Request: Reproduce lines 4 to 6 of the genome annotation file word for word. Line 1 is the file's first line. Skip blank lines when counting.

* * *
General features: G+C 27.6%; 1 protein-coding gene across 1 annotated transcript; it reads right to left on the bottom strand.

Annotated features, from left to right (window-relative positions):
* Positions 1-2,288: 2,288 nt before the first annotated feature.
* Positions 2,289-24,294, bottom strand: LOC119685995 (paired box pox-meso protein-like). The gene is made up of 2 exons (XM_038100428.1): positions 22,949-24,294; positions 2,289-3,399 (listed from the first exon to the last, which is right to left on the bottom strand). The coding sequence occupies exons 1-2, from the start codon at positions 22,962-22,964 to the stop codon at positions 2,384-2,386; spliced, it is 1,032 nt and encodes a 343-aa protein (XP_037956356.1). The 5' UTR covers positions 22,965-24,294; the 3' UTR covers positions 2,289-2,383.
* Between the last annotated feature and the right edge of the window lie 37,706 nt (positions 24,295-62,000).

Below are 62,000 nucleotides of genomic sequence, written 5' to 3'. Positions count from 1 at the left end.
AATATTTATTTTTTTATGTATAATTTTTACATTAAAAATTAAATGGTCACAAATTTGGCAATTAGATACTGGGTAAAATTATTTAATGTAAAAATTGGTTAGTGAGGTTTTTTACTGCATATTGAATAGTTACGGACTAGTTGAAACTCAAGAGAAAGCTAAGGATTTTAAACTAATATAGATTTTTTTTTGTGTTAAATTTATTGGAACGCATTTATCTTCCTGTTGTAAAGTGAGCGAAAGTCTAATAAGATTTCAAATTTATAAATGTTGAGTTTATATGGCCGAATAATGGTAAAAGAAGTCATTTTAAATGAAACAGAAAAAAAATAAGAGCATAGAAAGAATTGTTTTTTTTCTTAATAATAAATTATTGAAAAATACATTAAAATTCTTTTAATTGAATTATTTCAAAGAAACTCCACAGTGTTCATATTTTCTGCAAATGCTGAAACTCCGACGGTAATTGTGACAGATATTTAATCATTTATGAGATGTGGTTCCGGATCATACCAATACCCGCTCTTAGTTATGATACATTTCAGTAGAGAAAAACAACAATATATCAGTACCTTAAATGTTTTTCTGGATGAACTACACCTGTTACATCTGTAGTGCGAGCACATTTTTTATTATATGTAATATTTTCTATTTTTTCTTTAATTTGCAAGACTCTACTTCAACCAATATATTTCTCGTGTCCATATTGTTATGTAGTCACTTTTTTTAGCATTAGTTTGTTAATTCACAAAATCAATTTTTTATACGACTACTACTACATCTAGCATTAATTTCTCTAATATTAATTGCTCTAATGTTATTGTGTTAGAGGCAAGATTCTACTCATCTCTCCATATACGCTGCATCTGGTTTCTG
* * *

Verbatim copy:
* Positions 2,289-24,294, bottom strand: LOC119685995 (paired box pox-meso protein-like). The gene is made up of 2 exons (XM_038100428.1): positions 22,949-24,294; positions 2,289-3,399 (listed from the first exon to the last, which is right to left on the bottom strand). The coding sequence occupies exons 1-2, from the start codon at positions 22,962-22,964 to the stop codon at positions 2,384-2,386; spliced, it is 1,032 nt and encodes a 343-aa protein (XP_037956356.1). The 5' UTR covers positions 22,965-24,294; the 3' UTR covers positions 2,289-2,383.
* Between the last annotated feature and the right edge of the window lie 37,706 nt (positions 24,295-62,000).

Below are 62,000 nucleotides of genomic sequence, written 5' to 3'. Positions count from 1 at the left end.